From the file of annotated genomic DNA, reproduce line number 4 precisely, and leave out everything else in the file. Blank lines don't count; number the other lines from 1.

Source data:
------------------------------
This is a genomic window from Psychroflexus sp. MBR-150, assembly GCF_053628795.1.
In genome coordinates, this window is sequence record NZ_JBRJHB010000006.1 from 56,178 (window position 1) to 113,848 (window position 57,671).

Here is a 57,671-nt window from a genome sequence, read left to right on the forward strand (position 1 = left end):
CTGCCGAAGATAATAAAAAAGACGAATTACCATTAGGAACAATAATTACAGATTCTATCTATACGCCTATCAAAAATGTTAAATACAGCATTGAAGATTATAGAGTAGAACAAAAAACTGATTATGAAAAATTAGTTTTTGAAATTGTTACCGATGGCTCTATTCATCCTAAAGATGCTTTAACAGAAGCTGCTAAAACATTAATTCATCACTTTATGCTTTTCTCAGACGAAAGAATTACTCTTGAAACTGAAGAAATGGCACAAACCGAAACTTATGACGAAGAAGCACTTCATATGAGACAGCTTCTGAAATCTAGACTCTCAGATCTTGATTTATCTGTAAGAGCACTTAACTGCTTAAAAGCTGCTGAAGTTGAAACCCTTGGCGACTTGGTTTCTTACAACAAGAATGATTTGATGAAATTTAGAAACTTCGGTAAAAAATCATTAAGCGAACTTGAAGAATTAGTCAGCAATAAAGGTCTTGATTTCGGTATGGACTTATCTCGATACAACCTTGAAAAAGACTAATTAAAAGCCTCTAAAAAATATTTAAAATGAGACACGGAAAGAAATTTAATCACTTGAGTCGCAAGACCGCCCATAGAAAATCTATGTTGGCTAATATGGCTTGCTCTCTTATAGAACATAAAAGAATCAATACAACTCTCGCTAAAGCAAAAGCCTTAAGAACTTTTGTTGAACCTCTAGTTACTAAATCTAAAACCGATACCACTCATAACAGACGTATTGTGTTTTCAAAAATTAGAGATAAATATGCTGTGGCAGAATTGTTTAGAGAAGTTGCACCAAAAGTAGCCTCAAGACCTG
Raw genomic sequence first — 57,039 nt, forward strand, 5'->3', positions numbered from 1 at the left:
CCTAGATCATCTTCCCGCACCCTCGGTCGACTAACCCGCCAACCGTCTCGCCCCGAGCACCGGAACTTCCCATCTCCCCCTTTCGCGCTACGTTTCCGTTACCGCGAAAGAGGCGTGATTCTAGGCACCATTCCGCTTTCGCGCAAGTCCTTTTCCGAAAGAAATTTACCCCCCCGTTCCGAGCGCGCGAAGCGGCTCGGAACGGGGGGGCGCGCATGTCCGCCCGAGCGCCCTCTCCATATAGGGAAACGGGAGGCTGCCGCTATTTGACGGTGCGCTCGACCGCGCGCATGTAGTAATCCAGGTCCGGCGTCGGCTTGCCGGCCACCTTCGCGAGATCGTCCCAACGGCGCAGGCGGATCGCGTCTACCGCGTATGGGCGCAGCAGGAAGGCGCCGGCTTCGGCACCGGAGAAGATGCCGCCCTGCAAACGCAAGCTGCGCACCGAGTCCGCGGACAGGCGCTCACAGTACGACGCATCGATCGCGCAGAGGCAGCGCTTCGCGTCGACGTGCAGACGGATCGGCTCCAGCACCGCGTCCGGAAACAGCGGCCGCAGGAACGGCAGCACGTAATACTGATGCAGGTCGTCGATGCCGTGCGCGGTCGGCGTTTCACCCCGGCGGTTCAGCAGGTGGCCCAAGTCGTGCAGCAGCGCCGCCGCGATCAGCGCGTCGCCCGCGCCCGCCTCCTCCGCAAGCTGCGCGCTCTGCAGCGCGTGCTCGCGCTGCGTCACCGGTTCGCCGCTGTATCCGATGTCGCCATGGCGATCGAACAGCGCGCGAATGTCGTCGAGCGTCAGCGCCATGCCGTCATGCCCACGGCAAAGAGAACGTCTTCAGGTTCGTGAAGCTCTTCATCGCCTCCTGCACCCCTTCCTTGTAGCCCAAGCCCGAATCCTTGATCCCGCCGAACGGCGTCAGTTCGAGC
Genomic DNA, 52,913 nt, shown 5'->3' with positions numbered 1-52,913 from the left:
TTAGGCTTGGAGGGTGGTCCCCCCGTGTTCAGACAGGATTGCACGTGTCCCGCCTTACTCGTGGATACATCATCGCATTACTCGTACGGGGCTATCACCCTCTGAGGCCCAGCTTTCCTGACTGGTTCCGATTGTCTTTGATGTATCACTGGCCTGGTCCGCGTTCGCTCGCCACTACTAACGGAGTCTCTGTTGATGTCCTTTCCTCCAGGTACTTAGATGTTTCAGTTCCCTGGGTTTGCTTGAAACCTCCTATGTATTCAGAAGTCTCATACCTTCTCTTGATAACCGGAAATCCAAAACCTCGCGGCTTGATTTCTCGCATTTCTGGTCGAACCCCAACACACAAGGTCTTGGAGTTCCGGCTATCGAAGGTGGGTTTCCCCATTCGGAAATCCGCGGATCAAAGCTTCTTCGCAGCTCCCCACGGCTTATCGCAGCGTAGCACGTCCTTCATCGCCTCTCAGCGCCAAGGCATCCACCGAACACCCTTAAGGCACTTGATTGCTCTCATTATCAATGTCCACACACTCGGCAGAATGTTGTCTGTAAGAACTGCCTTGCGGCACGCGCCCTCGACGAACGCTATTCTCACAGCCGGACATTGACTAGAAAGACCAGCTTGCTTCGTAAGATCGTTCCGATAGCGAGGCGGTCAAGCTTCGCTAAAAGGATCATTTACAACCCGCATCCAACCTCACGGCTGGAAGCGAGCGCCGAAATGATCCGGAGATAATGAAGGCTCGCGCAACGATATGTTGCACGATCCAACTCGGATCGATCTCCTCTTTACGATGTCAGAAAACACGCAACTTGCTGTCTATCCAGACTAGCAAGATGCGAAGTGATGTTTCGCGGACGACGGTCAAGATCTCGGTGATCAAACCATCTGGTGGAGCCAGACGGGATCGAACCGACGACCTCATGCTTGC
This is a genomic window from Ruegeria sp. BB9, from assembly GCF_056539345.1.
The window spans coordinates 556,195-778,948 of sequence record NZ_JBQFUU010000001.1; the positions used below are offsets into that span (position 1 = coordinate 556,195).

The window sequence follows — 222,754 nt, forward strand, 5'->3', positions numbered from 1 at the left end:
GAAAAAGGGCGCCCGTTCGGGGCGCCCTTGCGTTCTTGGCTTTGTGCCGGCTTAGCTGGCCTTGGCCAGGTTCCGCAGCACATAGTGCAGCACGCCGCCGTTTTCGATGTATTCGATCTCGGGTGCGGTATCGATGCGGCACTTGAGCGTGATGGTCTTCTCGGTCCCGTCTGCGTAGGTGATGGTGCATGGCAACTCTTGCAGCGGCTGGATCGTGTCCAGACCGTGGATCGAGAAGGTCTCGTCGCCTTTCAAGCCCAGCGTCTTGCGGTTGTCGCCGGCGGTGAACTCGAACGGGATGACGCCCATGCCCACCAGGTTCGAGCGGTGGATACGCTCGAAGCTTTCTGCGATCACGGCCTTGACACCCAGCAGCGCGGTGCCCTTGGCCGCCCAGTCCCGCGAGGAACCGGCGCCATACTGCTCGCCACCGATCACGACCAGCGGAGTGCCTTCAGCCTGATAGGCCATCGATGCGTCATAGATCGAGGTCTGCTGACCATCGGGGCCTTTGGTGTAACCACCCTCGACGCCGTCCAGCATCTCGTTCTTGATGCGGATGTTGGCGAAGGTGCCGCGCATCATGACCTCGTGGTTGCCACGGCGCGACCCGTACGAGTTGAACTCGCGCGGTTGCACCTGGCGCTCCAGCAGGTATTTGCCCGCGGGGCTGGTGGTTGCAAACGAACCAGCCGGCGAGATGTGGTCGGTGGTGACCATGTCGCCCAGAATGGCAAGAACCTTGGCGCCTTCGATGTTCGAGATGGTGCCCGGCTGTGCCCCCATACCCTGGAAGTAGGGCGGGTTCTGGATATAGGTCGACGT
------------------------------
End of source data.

CTGCCGAAGATAATAAAAAAGACGAATTACCATTAGGAACAATAATTACAGATTCTATCTATACGCCTATCAAAAATGTTAAATACAGCATTGAAGATTATAGAGTAGAACAAAAAACTGATTATGAAAAATTAGTTTTTGAAATTGTTACCGATGGCTCTATTCATCCTAAAGATGCTTTAACAGAAGCTGCTAAAACATTAATTCATCACTTTATGCTTTTCTCAGACGAAAGAATTACTCTTGAAACTGAAGAAATGGCACAAACCGAAACTTATGACGAAGAAGCACTTCATATGAGACAGCTTCTGAAATCTAGACTCTCAGATCTTGATTTATCTGTAAGAGCACTTAACTGCTTAAAAGCTGCTGAAGTTGAAACCCTTGGCGACTTGGTTTCTTACAACAAGAATGATTTGATGAAATTTAGAAACTTCGGTAAAAAATCATTAAGCGAACTTGAAGAATTAGTCAGCAATAAAGGTCTTGATTTCGGTATGGACTTATCTCGATACAACCTTGAAAAAGACTAATTAAAAGCCTCTAAAAAATATTTAAAATGAGACACGGAAAGAAATTTAATCACTTGAGTCGCAAGACCGCCCATAGAAAATCTATGTTGGCTAATATGGCTTGCTCTCTTATAGAACATAAAAGAATCAATACAACTCTCGCTAAAGCAAAAGCCTTAAGAACTTTTGTTGAACCTCTAGTTACTAAATCTAAAACCGATACCACTCATAACAGACGTATTGTGTTTTCAAAAATTAGAGATAAATATGCTGTGGCAGAATTGTTTAGAGAAGTTGCACCAAAAGTAGCCTCAAGACCTG